Why Test for Carbon Monoxide?

 

Is carbon monoxide (CO) testing of gas and oil fueled appliances required in a home inspection?

 

No.

 

But some home inspectors do measure CO production. CO is produced when fuel does not burn as completely as possible, and it is poisonous and sickening to us breathing creatures.  Healthy people can tolerate low levels of CO, but infants and folks with health and breathing problems are susceptible to even low levels like 10 ppm (parts/million). In the 1980's The American Society of Heating, Refrigeration and Air Conditioning Engineers (ASHRAE) developed a standard for CO levels stating that continuous exposure indoors for an eight hour period should not exceed 9 ppm.

 

           

Home inspectors worry about any condition that might introduce CO into the indoor air and affect the humans and pets there. We do this by looking for conditions and equipment that would cause a build-up of CO.

 

 

1. If the appliance is vented to the outside air (all furnaces, pool heaters & water heaters, and some gas log heaters), then there must be no spillage shortly after the venting system has established its drafting effect, sucking all the exhaust gases out of the house. Many appliances release some fuel odor and exhaust when they go through the first moments of their burn cycle, and this is acceptable.  

 

 

2. CO levels of up to 100 ppm, measured in the flue gases, are acceptable for VENTED appliances. Vented style, gas logs in fireplaces can produce more than 100 ppm CO as long as they don’t spill into the room. The damper must have a hold-open safety clamp installed to avert the damper being shut while the heater is burning.

 

 

3. Again, the rule for VENTED appliances is: NO SPILLAGE OF EXHAUST GASES. Often we inspectors will create a worse case scenario by closing all doors and windows, then turning on the furnace blower, kitchen range vent and clothes dryer to see if any of these air-sucking appliances will cause the combustion appliance to back-vent and spill exhaust into the house. This routine is especially important in the case of a water heater or furnace installed near a clothes dryer, and especially where these appliances are confined to a small room.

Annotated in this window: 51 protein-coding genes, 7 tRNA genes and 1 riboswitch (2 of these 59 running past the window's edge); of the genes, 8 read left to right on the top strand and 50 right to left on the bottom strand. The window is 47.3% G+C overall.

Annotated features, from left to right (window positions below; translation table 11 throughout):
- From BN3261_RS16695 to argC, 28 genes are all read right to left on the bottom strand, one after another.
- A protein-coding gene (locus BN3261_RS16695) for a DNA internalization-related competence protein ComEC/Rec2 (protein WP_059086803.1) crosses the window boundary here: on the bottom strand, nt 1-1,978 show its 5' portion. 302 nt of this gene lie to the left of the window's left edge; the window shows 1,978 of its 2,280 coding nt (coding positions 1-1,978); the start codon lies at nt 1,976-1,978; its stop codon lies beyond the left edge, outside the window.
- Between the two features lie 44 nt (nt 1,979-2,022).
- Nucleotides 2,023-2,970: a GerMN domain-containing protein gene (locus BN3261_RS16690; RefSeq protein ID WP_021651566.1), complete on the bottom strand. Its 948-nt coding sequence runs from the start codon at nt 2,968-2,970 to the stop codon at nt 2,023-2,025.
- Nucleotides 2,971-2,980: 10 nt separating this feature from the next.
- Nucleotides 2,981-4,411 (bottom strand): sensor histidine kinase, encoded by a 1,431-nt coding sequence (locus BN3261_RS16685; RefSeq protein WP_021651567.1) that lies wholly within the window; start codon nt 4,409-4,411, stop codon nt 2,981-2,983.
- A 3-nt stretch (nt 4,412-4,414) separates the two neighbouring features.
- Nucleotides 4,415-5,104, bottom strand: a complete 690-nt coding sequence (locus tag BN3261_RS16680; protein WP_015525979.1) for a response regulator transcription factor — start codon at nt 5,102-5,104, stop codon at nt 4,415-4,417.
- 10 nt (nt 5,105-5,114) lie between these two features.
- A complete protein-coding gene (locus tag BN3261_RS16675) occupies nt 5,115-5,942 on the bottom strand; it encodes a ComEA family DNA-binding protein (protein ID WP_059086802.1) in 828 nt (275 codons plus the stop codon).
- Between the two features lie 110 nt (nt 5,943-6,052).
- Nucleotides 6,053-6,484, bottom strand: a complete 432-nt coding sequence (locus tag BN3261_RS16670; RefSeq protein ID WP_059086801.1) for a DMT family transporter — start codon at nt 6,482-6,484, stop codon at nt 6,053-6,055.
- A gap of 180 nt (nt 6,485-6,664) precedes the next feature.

4. In the case of UNVENTED gas heaters (a) in a fireplace with damper sealed, (b) in a fake fireplace enclosure, or (c) a free-standing room heater, the rule is that the heater should not make the CO level rise above 9 ppm over a several hour period. Since we aren't around for hours to do such a test, we have to be creative. One thing for sure, if the heater does not spill gases with more than 9 ppm CO into the room, then indoor air will be less than 9 ppm.

 

 

5. Gas cooking ranges are often not vented to the outside air by a range hood. That's unfortunate. I advise folks to install a vented hood because it is best to exhaust out heat, cooking odors and the combustion products of the range. Ovens are notorious for generating lots of CO, and should be tested in both BAKE and BROIL modes. CO levels of 300-400 ppm are common, but something less than 50 ppm is attainable in many ranges; and a technician may be able to "tune" the range for cleaner burning. No matter how well-behaved the range is, it should never be used to heat the house.

 

 

6. Home inspectors look for other signs of combustion problems: sooting around burners, corrosion of the smoke pipe, scorching marks from flame rollout around burners, distortion of flames when the blower runs in a furnace, soapy-like odor to the flue gases, etc. Skilled combustion technicians measure other things and often disassemble appliances. They look at draft pressure, temperature of the heated air, CO production over a long period, cracks in the heat exchanger, etc.

 

 

7. Why not simply recommend the use of inexpensive carbon monoxide alarms? The sad truth is that Underwriters Laboratory approval (UL 2034) allows for a CO alarm not to show a digital readout or signal trouble until the CO concentration is above 30 ppm. Then it must not "honk" until the concentration is above 70 ppm…steadily for four hours. Thus, the UL approved detector that one buys in the store is woefully crude and may only alarm when people and pets are already getting sick from CO poisoning.  That is not my idea of an honest safety monitor. More sensitive alarms are available, but more expensive.

 

 

8. The proper placement for a CO alarm (smoke detectors, too) is high on a wall, or on the ceiling… since warm air rises carrying CO with it. If the alarm is a 120 volt type, get one with an extension cord so it can go high on a wall. Install it near bedroom doors so that sleepers can hear it. NEWER HOMES in NC permitted since January 1, 2011 must have CO alarms installed near sleeping rooms and at every level of habitable space. Also, as of 1/1//2011 for  EXISTING HOMES & TOWNHOUSES a CO alarm must be provided anytime a combustion appliance is added or replaced, an addition is built, or if interior alterations or repairs are made that requires a building permit.